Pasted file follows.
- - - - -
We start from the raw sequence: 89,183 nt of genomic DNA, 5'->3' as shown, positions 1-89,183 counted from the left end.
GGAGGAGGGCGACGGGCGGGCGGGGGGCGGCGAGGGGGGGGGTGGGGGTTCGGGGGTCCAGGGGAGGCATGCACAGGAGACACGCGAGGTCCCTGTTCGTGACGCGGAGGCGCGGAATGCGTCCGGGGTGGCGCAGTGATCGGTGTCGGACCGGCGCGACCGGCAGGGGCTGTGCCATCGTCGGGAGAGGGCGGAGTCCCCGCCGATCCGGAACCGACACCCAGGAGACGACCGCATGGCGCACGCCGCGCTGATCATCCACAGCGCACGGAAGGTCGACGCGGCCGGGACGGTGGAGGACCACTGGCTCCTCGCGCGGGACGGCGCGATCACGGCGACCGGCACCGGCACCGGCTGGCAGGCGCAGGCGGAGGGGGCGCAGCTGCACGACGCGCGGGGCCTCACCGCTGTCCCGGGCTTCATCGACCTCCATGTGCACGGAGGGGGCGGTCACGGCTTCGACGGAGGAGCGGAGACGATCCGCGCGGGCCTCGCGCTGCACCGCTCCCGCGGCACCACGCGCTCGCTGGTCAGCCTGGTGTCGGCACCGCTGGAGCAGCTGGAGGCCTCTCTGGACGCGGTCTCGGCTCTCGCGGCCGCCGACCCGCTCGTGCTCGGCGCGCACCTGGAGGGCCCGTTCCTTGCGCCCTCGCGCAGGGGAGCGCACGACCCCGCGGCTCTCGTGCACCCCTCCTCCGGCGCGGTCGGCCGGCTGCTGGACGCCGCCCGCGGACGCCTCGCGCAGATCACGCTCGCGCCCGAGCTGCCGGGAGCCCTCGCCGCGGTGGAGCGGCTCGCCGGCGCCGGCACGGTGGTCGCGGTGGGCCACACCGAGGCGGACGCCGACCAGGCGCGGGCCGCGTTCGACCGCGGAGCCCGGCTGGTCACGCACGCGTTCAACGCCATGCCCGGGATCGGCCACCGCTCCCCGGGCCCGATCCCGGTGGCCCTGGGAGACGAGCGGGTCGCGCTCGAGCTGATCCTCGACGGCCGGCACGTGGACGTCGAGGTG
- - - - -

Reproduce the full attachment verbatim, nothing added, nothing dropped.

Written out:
We start from the raw sequence: 89,183 nt of genomic DNA, 5'->3' as shown, positions 1-89,183 counted from the left end.
GGAGGAGGGCGACGGGCGGGCGGGGGGCGGCGAGGGGGGGGGTGGGGGTTCGGGGGTCCAGGGGAGGCATGCACAGGAGACACGCGAGGTCCCTGTTCGTGACGCGGAGGCGCGGAATGCGTCCGGGGTGGCGCAGTGATCGGTGTCGGACCGGCGCGACCGGCAGGGGCTGTGCCATCGTCGGGAGAGGGCGGAGTCCCCGCCGATCCGGAACCGACACCCAGGAGACGACCGCATGGCGCACGCCGCGCTGATCATCCACAGCGCACGGAAGGTCGACGCGGCCGGGACGGTGGAGGACCACTGGCTCCTCGCGCGGGACGGCGCGATCACGGCGACCGGCACCGGCACCGGCTGGCAGGCGCAGGCGGAGGGGGCGCAGCTGCACGACGCGCGGGGCCTCACCGCTGTCCCGGGCTTCATCGACCTCCATGTGCACGGAGGGGGCGGTCACGGCTTCGACGGAGGAGCGGAGACGATCCGCGCGGGCCTCGCGCTGCACCGCTCCCGCGGCACCACGCGCTCGCTGGTCAGCCTGGTGTCGGCACCGCTGGAGCAGCTGGAGGCCTCTCTGGACGCGGTCTCGGCTCTCGCGGCCGCCGACCCGCTCGTGCTCGGCGCGCACCTGGAGGGCCCGTTCCTTGCGCCCTCGCGCAGGGGAGCGCACGACCCCGCGGCTCTCGTGCACCCCTCCTCCGGCGCGGTCGGCCGGCTGCTGGACGCCGCCCGCGGACGCCTCGCGCAGATCACGCTCGCGCCCGAGCTGCCGGGAGCCCTCGCCGCGGTGGAGCGGCTCGCCGGCGCCGGCACGGTGGTCGCGGTGGGCCACACCGAGGCGGACGCCGACCAGGCGCGGGCCGCGTTCGACCGCGGAGCCCGGCTGGTCACGCACGCGTTCAACGCCATGCCCGGGATCGGCCACCGCTCCCCGGGCCCGATCCCGGTGGCCCTGGGAGACGAGCGGGTCGCGCTCGAGCTGATCCTCGACGGCCGGCACGTGGACGTCGAGGTG